Mary Stevens is a clinical social worker and exercise physiologist born and raised in Key Biscayne. She recently moved back with her husband Albert and one year old daughter Sloane to raise their family on the key.
A first born child will dramatically alter the life of any young couple. In their case Sloane has even inspired a new business endeavor dedicated to helping young girls adapt to modern life.
“I started thinking about my daughter and what all girls go through and it kind of scared me,” said Stevens.
She has launched a fitness and emotional wellness program on the island for middle and high school girls called Fit Start.
She thought self-esteem issues were difficult when she was growing up with girls her age aspiring to be like the images of the perfect Kate Moss genre model on magazine covers.
Unattainable or unrealistic images defining what beauty supposedly looked like, caused her, like innumerable other pre-pubescent girls, to struggle with body dysmorphia related issues.
“Now it’s everywhere, on Instagram and Facebook…half-naked girls their age that look ten years older. It’s more than I had to go through.”
Stevens said the critical age group when girls struggle the most to understand where they fit in and how to develop a confident self-awareness as their bodies are changing, is from about 6th to 12th grade.
“It’s about self-esteem and emotional health at a time girls really need this structure.”
During the first 30 minutes of class Stevens leads a series of stretching and “age appropriate” exercise routines.
“The last 15 minutes are reserved for discussions ranging from nutrition, body image, and making good choices.”
Topics also include the importance and inner-joys found in being kind, nurturing self-respect, respecting others, accepting and celebrating one’s own uniqueness, bullying related concerns, and how to use social media responsibly.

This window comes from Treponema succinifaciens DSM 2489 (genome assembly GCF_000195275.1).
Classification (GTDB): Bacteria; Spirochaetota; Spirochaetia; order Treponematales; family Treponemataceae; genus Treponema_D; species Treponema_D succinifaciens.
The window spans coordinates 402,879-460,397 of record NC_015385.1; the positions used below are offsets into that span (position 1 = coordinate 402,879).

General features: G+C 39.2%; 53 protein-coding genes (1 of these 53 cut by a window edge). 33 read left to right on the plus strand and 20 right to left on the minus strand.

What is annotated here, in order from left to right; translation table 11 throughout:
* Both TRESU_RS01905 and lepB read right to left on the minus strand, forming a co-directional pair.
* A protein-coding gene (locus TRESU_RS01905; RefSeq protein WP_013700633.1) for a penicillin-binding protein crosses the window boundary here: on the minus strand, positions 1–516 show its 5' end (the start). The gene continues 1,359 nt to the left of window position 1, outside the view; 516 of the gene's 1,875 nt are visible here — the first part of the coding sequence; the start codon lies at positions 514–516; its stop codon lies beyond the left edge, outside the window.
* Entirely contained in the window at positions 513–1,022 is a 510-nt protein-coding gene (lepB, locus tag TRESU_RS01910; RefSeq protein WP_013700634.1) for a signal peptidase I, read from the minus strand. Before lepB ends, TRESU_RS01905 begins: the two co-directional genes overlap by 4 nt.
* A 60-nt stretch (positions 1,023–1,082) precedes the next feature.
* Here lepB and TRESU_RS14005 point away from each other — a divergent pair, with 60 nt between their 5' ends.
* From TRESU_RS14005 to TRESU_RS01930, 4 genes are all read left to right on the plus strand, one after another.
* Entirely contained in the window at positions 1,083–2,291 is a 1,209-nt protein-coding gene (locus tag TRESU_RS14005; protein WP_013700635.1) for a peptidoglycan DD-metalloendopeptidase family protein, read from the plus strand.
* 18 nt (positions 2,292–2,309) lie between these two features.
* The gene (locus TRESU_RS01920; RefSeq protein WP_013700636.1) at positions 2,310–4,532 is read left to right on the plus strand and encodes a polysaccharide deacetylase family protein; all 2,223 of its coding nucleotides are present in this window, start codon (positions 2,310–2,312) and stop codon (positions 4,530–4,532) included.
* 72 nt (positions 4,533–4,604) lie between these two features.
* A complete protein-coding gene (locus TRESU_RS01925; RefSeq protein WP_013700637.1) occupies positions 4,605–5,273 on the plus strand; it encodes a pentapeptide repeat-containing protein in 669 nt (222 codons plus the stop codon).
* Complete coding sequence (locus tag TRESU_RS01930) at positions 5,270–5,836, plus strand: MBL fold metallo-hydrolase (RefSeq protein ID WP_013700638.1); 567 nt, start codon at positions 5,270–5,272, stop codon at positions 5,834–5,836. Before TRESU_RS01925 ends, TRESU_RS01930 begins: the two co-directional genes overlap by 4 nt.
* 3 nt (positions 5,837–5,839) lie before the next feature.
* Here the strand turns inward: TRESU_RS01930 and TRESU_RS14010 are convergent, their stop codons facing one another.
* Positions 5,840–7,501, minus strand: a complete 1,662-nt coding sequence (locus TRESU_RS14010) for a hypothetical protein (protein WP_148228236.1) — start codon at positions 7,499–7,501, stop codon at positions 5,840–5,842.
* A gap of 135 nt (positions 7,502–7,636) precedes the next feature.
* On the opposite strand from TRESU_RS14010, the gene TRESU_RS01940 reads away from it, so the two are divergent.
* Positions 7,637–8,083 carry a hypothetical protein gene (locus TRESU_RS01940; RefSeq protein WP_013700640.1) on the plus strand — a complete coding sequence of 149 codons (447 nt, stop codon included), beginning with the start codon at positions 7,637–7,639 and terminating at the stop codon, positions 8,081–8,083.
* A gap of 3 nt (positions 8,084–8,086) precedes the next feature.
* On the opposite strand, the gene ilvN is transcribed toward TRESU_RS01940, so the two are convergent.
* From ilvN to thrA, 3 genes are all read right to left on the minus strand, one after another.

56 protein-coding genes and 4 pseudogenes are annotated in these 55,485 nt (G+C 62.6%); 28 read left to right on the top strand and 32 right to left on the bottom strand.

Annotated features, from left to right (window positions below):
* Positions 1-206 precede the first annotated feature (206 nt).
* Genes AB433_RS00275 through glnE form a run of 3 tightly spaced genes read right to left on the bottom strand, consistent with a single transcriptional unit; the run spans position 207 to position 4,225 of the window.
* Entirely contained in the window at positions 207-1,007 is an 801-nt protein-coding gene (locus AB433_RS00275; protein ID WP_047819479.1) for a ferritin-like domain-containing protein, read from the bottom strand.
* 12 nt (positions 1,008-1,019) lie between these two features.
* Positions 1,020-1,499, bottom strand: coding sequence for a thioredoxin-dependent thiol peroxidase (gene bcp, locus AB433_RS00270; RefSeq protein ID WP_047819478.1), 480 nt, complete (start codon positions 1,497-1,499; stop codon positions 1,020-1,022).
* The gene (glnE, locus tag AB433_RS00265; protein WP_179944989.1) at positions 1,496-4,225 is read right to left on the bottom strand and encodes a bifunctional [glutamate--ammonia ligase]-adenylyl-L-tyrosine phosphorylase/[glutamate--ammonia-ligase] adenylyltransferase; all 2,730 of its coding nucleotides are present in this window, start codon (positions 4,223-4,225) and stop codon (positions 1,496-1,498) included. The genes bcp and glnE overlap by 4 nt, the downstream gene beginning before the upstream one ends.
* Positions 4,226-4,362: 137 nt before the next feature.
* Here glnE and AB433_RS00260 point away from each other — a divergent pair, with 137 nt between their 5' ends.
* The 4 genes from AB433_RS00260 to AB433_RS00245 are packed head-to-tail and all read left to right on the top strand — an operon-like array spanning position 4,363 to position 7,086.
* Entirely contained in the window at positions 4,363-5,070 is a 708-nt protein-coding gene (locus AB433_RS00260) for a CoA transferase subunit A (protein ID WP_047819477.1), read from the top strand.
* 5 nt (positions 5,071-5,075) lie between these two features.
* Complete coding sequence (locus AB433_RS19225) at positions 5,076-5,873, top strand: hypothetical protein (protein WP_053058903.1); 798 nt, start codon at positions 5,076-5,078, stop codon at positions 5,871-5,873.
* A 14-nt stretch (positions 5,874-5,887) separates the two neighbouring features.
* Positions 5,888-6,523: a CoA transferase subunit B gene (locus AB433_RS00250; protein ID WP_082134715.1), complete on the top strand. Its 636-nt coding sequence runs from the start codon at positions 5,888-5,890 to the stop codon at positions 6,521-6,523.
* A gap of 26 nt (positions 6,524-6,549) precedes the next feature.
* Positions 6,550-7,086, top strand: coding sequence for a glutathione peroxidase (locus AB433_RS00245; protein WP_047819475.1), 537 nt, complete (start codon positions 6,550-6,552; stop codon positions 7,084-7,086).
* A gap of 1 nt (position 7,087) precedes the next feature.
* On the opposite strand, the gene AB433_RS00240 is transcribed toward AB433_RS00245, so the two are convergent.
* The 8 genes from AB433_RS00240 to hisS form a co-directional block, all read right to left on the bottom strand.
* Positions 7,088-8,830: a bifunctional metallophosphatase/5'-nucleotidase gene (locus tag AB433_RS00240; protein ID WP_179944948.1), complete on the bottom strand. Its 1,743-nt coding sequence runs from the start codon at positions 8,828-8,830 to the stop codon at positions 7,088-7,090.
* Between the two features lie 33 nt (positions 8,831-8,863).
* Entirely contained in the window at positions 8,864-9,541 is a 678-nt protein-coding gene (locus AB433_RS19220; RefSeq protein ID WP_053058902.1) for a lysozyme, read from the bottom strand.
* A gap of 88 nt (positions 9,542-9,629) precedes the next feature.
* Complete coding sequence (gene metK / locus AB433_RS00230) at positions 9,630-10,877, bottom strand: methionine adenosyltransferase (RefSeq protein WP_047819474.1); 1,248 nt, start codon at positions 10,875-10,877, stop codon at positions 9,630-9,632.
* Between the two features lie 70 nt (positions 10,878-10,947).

Stevens has a master’s degree in social work from Florida International University. She worked in foster care settings and teen shelter group therapy for over twelve years.
In her practice she was impressed with the degrees to which young girls were preoccupied with looking a certain way. She found it often lead to eating disorders beginning with obsessive calorie counting or physical appearance preoccupations.
The classes are designed to ameliorate related possibly unhealthy behaviors and develop a balanced approach.
“The adolescent years are crucial years in the prevention of eating disorders and to teach young women to respect their bodies,” said Stevens.
Summer is an especially challenging time at that age she said so she is augmenting her class offerings with morning sessions as well.
“If you aren’t a super athlete many girls their age can get left out of traditional summer camp activities.”
“So they hang out on the couch and watch TV. If they aren’t keeping active over that three or four month summer time as their bodies are changing, it can be unhealthy.”
Program offerings include special meet up talk times with moms or care-takers once a month. They can then participate in discussions in the hope of opening up channels for better communication within the family.
Fit Start classes take place every Tuesday and Thursday at Vida Fit Studio. For more information & the full class schedule visit www.thefitstart.com